August 13, 2013
Waldorf Astoria Park City Utah is targeting nature enthusiasts with a honey harvesting experience that brings guests to a local farm and imparts ideas on how to use it at home.
To continue the package beyond the tour, guests will be able to use harvested honey for a variety of post-tour activities in the spa or kitchen. Creating packages with layered activities gives guests more time to acclimate to the environment and is likely to give guests a positive stay.
"With this offer, Waldorf Astoria is creating a memorable experience for the luxury consumer while at the same time embracing the surrounding culture and environment,"said Taylor Rains, account executive at Rawle Murdy Associates, Charleston, SC.
"It is important for brands to remember that guests are not just traveling to a property, they are traveling to a location," he said.
"When a property is able to incorporate elements unique to its location while maintaining a luxury standard, it has a solid base for marketing."
Mr. Rains is not affiliated with Waldorf Astoria Park City, but agreed to comment as an industry expert.
Waldorf Astoria Park City was unable to comment by press deadline.
Informally known as the "Beehive" state, Utah's history with honey stretches back to origins. Consequently, grounding the brand's honey initiatives in Utah is a good use of local culture.
Currently, there are currently more than 300 beekeepers in the state.
Utah State Flag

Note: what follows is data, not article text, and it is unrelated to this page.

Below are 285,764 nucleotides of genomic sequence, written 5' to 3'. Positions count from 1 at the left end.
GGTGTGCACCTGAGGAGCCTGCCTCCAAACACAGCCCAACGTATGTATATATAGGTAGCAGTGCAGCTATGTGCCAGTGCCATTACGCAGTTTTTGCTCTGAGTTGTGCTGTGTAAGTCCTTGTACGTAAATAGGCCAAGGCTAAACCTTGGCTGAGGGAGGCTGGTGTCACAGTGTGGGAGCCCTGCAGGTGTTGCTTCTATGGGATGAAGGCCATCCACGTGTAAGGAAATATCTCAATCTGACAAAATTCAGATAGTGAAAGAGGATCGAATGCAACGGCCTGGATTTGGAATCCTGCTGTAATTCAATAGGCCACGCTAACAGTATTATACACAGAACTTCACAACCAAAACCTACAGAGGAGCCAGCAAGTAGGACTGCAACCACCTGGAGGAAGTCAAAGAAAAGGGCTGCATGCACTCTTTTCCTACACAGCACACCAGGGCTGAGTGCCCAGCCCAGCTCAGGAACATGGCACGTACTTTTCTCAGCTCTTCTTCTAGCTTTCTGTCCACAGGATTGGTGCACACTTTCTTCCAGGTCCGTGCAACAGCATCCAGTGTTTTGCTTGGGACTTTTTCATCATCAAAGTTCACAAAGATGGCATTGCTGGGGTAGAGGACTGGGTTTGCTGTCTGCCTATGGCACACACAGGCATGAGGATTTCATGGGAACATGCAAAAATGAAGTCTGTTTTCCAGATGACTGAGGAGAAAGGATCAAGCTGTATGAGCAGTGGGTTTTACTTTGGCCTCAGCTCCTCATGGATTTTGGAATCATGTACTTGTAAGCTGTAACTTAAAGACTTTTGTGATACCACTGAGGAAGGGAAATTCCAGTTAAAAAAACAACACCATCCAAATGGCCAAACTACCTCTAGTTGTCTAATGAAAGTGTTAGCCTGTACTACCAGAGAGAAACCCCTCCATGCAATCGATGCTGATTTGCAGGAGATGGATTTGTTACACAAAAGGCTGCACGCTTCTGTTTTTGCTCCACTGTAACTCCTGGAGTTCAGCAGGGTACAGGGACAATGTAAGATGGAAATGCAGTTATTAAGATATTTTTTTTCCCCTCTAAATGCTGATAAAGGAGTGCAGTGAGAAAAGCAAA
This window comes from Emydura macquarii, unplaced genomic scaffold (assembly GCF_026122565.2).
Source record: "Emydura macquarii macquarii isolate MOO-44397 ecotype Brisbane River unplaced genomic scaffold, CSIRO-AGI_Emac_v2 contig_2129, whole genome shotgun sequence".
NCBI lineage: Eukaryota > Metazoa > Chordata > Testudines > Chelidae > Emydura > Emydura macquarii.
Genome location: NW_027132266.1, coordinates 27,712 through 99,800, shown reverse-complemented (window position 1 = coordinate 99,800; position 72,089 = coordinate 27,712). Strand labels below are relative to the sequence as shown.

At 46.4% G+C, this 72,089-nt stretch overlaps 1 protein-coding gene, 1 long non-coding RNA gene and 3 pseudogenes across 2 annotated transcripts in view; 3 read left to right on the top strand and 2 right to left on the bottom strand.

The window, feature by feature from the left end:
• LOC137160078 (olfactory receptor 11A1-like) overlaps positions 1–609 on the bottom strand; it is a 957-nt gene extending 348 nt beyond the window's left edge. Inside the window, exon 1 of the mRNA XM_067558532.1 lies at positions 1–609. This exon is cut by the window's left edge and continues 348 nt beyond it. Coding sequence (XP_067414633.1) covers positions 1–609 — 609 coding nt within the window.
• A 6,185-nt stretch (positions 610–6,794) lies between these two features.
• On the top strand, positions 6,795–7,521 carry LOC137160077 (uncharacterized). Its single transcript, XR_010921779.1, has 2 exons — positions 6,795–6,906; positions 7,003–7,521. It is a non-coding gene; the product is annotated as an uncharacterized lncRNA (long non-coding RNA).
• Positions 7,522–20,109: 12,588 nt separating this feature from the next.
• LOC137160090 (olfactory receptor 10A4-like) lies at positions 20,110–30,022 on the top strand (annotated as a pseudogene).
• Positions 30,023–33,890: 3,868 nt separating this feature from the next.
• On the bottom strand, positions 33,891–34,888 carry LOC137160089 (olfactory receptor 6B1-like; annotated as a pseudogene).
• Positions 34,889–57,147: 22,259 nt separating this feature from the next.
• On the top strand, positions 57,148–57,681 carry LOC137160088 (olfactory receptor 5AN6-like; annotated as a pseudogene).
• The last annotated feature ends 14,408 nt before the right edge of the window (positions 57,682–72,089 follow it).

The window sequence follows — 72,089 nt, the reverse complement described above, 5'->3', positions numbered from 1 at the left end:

Guests who embark on the private honey tour will be guided to a local honey farm to collect and learn about honey with an expert beekeeper.
Multiple options for furthering the honey experience are provided to guests after after the tour.
Waldorf Astoria Park City
One post-tour activities include an in-room cooking class incorporating honey as a main ingredient. Other options take place in the spa and include receiving a golden honey facial or a pedicure with honey heel glaze.
The package is available through Oct. 31 and cost varies based on selected honey harvesting activities.
Through the woods
Waldorf Astoria Park City has previously guided guests on nature-expeditions.
For instance, Waldorf Astoria Park City, UT, is reaching out to ultimate foodies, beauty mavens and others with summer packages to provide guests with exclusive experiences and stir interest in the Utah property.
The summer packages are likely to broaden horizons of affluent travelers who would normally not consider Park City, UT, as a vacation destination. Enticing guests with exclusive events to a certain location can help drive foot-traffic to a hotel (see story).
Other luxury hotels have turned to the environment to attract guests.
For instance, Starwood’s St. Regis Bahia Beach Resort in Puetro Rico is promoting eco-tourism by letting guests monitor and learn about Leatherback Turtles that nest on the property’s shores.
Promoting eco-tourism with simple activities is a good way for luxury hotels to tap into the growing eco-tourism market and inspire environmentally conscious guests to consistently visit. Furthermore, observing the natural trends of the surrounding area allows luxury hotels to maximize their use of the environment (see story).
What will likely stand out to prospective consumers enticed by the honey harvesting is the investment the hotel is making in the local culture.
"With this package, Waldorf Astoria is taking the guest from the farm to the hotel with an offer that is likely to entice guests looking for a mix of luxury and authenticity," Mr. Rains said.
Joe McCarthy, editorial assistant on Luxury Daily, New York